February 16, 2019 - Racial disparities in cancer deaths on the decline for America
February 16, 2019 - FDA authorizes new interoperable insulin pump for children, adults with diabetes
February 16, 2019 - Coexisting Medical Conditions, Smoking Explain PTSD-CVD Link
February 16, 2019 - Skin Cancer Screening: MedlinePlus Lab Test Information
February 16, 2019 - ‘Happiness’ exercises can boost mood in those recovering from substance use disorder
February 16, 2019 - Cell manipulation could soon halt or reverse aging
February 16, 2019 - Pumped Breast Milk Falls Short of Breastfed Version
February 16, 2019 - Men’s porn habits could fuel partners’ eating disorders, study suggests
February 16, 2019 - Rapid progression of age-related diseases may result from formation of vicious cycles
February 16, 2019 - Immune checkpoint molecule protects against future development of cancer
February 16, 2019 - New method produces hydrogels that have properties similar to cells’ environment
February 16, 2019 - $4.1 million funding for heart research on Valentine’s Day
February 16, 2019 - General anesthesia in early infancy unlikely to have lasting effects on developing brains
February 16, 2019 - New breakthroughs for muscular dystrophy research
February 16, 2019 - First Opinion: Embryo editing for higher IQ is a fantasy. Embryo profiling for it is almost here
February 16, 2019 - Vapers develop cancer-related gene deregulation as cigarette smokers
February 16, 2019 - Bringing Antimicrobial Susceptibility Testing (AST) to the Community
February 16, 2019 - Decolonization protocol after hospital discharge can prevent dangerous infections
February 16, 2019 - Children with ASD more likely to face maltreatment, study finds
February 16, 2019 - Study finds genetic vulnerability to use of menthol cigarettes
February 16, 2019 - Promising drug developed to rejuvenate muscle cells
February 16, 2019 - H-RT should be the standard of care for men with low risk prostate cancer, study shows
February 16, 2019 - New technique using patients’ own modified cells could help treat Crohn’s disease
February 16, 2019 - Therapeutic endoscopy has an expanding role in the treatment of IBD
February 16, 2019 - Blood clot discovery could lead to development of better treatments for blood diseases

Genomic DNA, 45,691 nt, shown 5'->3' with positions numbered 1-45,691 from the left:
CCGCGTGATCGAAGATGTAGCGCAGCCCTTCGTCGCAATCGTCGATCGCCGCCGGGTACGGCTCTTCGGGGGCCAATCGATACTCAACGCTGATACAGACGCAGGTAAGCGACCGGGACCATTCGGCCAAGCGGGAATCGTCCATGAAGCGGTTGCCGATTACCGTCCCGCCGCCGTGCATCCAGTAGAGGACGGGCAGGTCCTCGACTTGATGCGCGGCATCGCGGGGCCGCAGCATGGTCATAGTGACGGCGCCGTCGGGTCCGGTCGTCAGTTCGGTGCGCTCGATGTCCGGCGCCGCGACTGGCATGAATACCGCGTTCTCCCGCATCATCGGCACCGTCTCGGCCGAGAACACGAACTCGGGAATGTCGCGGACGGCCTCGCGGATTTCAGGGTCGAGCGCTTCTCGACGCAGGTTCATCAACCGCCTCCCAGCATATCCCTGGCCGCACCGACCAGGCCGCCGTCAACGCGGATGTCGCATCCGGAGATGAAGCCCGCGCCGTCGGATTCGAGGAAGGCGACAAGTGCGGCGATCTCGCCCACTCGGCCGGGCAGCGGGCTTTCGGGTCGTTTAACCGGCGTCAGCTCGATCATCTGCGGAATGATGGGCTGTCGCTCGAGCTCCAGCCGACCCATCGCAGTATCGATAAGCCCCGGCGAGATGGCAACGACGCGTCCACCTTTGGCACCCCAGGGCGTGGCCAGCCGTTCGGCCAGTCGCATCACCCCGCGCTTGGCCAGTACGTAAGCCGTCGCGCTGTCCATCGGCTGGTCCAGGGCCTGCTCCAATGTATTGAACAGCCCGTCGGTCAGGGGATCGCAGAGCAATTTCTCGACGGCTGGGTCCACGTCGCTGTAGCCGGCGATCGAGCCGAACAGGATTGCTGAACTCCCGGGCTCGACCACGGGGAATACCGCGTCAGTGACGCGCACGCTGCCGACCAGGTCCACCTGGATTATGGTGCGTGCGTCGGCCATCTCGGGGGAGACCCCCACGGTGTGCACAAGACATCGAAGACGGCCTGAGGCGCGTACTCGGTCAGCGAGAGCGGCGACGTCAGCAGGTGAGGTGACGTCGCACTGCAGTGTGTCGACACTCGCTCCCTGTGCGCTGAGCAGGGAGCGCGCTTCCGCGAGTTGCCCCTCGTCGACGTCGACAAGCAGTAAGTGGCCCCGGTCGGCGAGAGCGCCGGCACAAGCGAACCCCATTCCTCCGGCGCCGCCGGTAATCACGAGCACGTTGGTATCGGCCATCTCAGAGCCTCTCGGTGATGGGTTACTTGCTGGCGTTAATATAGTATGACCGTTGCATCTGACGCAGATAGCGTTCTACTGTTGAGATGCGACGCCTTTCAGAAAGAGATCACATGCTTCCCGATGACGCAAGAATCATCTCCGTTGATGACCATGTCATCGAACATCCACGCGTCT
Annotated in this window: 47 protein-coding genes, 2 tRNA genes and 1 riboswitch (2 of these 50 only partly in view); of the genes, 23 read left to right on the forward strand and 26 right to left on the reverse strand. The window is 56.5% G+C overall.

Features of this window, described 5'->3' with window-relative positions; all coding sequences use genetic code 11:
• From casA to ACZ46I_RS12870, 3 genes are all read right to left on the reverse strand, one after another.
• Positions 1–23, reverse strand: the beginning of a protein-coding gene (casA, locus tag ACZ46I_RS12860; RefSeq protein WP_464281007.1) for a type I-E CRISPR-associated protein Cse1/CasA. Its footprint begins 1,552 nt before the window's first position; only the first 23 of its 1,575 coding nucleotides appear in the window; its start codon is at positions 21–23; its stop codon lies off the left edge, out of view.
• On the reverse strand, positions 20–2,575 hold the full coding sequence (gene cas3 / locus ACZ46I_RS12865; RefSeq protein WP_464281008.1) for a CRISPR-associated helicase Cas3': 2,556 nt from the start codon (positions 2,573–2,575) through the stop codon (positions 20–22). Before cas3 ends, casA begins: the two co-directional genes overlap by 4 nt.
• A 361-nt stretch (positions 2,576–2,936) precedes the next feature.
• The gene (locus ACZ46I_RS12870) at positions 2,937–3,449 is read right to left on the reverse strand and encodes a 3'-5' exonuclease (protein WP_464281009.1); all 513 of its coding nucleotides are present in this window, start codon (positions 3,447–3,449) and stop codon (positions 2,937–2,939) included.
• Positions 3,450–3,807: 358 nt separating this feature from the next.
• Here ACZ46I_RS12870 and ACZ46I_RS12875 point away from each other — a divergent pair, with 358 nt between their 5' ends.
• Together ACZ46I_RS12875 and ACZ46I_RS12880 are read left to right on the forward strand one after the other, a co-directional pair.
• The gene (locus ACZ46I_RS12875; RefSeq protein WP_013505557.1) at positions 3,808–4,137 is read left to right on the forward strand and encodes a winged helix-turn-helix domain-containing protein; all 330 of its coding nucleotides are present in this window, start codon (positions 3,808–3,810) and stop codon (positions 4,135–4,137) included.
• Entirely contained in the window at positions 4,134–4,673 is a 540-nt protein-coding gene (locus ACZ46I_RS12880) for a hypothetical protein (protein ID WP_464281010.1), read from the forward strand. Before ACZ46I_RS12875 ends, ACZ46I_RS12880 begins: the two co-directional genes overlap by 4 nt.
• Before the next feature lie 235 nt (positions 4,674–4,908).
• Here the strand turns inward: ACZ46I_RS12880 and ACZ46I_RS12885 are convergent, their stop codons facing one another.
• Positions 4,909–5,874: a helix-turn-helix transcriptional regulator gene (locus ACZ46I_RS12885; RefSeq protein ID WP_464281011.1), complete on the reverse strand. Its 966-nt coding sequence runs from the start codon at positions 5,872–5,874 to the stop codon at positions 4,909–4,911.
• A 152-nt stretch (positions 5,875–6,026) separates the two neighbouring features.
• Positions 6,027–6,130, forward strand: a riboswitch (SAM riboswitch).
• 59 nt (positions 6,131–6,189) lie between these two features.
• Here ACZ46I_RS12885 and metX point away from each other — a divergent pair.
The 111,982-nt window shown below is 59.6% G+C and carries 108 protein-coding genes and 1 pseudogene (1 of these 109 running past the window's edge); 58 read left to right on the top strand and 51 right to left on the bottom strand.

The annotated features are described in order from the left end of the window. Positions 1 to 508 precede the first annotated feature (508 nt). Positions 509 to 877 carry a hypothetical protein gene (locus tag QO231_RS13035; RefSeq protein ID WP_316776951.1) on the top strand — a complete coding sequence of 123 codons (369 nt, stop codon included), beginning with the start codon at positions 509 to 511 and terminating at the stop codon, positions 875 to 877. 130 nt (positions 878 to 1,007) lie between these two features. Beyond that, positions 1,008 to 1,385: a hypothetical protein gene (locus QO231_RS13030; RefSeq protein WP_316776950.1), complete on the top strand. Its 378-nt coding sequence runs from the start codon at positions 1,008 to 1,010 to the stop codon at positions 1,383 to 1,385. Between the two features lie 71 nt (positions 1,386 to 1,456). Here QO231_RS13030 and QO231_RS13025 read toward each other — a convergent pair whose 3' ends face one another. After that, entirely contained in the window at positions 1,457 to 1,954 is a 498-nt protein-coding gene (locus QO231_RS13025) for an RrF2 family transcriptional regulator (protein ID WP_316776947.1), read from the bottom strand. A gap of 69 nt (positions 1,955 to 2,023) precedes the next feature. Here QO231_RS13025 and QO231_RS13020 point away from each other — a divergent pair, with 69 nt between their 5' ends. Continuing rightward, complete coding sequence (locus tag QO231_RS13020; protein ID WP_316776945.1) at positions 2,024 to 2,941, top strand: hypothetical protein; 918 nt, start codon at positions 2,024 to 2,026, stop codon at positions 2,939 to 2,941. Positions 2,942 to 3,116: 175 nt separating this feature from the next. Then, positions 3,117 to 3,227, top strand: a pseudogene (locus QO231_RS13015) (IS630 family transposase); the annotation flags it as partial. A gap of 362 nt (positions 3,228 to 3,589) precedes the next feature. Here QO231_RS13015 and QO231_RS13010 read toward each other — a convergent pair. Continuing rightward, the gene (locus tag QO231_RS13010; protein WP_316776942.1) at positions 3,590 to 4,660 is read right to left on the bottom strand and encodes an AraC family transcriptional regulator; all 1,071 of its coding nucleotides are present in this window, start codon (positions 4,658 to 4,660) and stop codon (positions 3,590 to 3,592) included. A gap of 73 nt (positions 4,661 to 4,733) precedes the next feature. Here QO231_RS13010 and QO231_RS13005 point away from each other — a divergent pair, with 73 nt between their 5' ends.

February 16, 2019 - Intervention can increase exclusive breastfeeding rates
February 16, 2019 - New project explores how gaming technologies can help cancer patients communicate better
February 16, 2019 - Catalyst Biosciences Presents Updated Data from Its Phase 2/3 Trial of Subcutaneous Marzeptacog Alfa (Activated) in Individuals with Hemophilia A or B with Inhibitors at the 12th Annual EAHAD Congress
February 16, 2019 - Rerouting nerves during amputation reduces phantom limb pain before it starts
February 16, 2019 - A Hormone Produced When We Exercise Might Help Fight Alzheimer’s
February 16, 2019 - Millions of British people breathe toxic air travelling to GPs
February 16, 2019 - Conformance of genetic characteristics found to be crucial for longer preservation of kidney graft
February 16, 2019 - Researchers use optogenetic tool to control, visualize receptor signals in neural cells
February 16, 2019 - New reversible antiplatelet therapy could reduce risk of blood clots, prevent cancer metastasis
Serious asthma attacks reduced by temporary quadrupling of steroid inhaler, study finds

Serious asthma attacks reduced by temporary quadrupling of steroid inhaler, study finds

image_pdfDownload PDFimage_print
Serious asthma attacks reduced by temporary quadrupling of steroid inhaler, study finds
Credit: University of Nottingham

Serious asthma attacks in adults can be reduced by a temporary but significant increase in the dose of inhaled steroids during severe episodes of asthma, according to a new UK-wide study led by experts at the University of Nottingham.

Previous research at the University has found that doubling the dose of inhaled steroids during worsening asthma did not prevent the frequency of serious attacks, so this new NIHR-funded clinical trial was set up to see if quadrupling the dose had a more beneficial effect.

Asthma is one of the most common chronic diseases and affects around 300 million people worldwide. Acute episodes are frightening for patients, cause significant ill health, unnecessary deaths and also account for a large proportion of the overall costs of asthma to health services.